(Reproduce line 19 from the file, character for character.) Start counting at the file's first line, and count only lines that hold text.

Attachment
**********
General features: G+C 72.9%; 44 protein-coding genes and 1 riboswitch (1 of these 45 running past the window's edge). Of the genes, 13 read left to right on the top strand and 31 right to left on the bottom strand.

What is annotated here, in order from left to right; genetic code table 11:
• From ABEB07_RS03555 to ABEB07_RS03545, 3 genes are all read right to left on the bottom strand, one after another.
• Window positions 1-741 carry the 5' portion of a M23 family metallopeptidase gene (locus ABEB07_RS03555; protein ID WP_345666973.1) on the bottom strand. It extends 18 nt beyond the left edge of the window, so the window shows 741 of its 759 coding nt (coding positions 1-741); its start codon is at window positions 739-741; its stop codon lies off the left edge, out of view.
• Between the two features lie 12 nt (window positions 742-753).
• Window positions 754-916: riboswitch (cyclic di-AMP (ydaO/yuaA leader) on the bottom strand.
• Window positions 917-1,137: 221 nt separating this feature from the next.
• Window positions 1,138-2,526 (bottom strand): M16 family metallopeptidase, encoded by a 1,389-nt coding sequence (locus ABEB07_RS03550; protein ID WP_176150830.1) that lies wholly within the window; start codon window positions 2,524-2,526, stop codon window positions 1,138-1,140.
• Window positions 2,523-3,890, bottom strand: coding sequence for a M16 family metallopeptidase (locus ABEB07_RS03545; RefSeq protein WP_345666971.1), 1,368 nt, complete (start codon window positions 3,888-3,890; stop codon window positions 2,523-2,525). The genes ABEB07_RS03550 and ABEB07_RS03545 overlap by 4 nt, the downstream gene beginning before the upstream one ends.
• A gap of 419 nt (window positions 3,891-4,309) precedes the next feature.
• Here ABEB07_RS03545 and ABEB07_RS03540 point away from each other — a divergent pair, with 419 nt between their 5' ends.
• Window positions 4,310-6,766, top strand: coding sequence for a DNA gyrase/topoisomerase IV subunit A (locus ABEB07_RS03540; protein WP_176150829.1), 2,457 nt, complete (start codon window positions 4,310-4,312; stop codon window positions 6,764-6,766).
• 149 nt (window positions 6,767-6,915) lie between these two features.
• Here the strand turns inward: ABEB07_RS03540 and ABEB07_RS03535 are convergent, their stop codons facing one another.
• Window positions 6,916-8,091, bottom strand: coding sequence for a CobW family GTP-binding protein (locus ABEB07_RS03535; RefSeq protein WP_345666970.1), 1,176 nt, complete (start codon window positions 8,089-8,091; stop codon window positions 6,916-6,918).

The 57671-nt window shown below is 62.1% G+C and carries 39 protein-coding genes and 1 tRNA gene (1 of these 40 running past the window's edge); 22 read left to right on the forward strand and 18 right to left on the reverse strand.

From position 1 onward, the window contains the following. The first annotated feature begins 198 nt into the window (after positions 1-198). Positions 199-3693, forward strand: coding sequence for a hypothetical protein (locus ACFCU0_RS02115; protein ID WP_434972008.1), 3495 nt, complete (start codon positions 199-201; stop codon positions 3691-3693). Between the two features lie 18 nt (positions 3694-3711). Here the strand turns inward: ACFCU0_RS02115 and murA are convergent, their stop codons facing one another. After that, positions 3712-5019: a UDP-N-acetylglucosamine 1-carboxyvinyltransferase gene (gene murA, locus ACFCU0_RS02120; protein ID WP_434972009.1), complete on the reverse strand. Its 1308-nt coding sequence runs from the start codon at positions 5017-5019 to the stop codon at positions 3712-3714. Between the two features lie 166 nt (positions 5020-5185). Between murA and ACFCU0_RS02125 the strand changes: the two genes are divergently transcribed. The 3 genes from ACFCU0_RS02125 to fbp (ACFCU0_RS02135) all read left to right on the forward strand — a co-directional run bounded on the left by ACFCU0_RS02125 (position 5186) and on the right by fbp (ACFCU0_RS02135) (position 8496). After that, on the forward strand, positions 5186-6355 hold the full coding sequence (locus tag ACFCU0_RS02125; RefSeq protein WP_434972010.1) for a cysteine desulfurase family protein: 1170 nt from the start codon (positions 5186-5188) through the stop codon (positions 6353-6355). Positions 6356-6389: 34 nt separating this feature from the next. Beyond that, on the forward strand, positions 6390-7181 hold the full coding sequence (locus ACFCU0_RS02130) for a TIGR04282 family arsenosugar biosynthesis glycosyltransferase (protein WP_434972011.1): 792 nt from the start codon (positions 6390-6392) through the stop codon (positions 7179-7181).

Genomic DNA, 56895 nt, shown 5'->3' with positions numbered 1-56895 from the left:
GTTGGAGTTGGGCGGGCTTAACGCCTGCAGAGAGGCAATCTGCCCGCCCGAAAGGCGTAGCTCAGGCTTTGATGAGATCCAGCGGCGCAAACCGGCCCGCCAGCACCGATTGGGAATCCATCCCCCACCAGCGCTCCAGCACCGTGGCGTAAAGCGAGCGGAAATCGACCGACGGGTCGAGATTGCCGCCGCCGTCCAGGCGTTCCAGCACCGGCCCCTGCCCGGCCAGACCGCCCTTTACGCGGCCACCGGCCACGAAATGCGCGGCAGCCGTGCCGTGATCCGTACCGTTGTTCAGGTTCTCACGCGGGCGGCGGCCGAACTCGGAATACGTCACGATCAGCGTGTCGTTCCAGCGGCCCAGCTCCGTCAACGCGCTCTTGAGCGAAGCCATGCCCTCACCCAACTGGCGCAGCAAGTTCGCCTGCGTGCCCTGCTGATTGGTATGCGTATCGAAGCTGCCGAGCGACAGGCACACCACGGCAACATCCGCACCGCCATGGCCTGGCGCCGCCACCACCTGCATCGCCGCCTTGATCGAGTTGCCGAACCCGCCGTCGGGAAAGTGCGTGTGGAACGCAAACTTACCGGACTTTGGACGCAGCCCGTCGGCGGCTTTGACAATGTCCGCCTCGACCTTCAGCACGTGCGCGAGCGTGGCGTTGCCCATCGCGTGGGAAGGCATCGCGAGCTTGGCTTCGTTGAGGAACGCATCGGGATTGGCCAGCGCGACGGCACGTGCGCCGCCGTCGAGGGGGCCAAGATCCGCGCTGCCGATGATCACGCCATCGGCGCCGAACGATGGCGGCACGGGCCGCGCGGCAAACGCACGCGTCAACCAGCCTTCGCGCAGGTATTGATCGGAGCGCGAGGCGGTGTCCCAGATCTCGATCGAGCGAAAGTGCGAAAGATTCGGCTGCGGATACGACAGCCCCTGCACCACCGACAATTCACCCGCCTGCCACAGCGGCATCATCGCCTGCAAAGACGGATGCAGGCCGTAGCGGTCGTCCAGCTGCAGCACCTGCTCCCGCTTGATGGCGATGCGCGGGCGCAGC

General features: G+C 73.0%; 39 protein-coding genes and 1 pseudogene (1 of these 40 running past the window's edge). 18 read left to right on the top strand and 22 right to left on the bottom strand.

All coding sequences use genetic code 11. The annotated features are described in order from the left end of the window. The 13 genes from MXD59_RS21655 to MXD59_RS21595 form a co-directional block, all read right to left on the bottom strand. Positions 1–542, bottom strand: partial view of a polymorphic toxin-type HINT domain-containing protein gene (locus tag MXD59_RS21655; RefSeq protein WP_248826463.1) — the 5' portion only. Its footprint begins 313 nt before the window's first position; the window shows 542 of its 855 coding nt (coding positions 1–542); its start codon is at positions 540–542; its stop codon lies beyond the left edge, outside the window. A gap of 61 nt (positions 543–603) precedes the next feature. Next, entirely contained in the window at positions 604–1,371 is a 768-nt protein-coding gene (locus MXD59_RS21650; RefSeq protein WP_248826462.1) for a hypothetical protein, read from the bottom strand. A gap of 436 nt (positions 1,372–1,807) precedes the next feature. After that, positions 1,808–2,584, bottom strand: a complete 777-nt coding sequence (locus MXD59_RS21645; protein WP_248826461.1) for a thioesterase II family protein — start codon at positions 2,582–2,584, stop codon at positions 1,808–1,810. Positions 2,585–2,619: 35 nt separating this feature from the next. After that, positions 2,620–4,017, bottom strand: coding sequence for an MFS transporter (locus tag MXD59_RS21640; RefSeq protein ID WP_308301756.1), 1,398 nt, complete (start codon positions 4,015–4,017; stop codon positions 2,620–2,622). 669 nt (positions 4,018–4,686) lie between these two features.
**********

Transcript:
GTTGGAGTTGGGCGGGCTTAACGCCTGCAGAGAGGCAATCTGCCCGCCCGAAAGGCGTAGCTCAGGCTTTGATGAGATCCAGCGGCGCAAACCGGCCCGCCAGCACCGATTGGGAATCCATCCCCCACCAGCGCTCCAGCACCGTGGCGTAAAGCGAGCGGAAATCGACCGACGGGTCGAGATTGCCGCCGCCGTCCAGGCGTTCCAGCACCGGCCCCTGCCCGGCCAGACCGCCCTTTACGCGGCCACCGGCCACGAAATGCGCGGCAGCCGTGCCGTGATCCGTACCGTTGTTCAGGTTCTCACGCGGGCGGCGGCCGAACTCGGAATACGTCACGATCAGCGTGTCGTTCCAGCGGCCCAGCTCCGTCAACGCGCTCTTGAGCGAAGCCATGCCCTCACCCAACTGGCGCAGCAAGTTCGCCTGCGTGCCCTGCTGATTGGTATGCGTATCGAAGCTGCCGAGCGACAGGCACACCACGGCAACATCCGCACCGCCATGGCCTGGCGCCGCCACCACCTGCATCGCCGCCTTGATCGAGTTGCCGAACCCGCCGTCGGGAAAGTGCGTGTGGAACGCAAACTTACCGGACTTTGGACGCAGCCCGTCGGCGGCTTTGACAATGTCCGCCTCGACCTTCAGCACGTGCGCGAGCGTGGCGTTGCCCATCGCGTGGGAAGGCATCGCGAGCTTGGCTTCGTTGAGGAACGCATCGGGATTGGCCAGCGCGACGGCACGTGCGCCGCCGTCGAGGGGGCCAAGATCCGCGCTGCCGATGATCACGCCATCGGCGCCGAACGATGGCGGCACGGGCCGCGCGGCAAACGCACGCGTCAACCAGCCTTCGCGCAGGTATTGATCGGAGCGCGAGGCGGTGTCCCAGATCTCGATCGAGCGAAAGTGCGAAAGATTCGGCTGCGGATACGACAGCCCCTGCACCACCGACAATTCACCCGCCTGCCACAGCGGCATCATCGCCTGCAAAGACGGATGCAGGCCGTAGCGGTCGTCCAGCTGCAGCACCTGCTCCCGCTTGATGGCGATGCGCGGGCGCAGC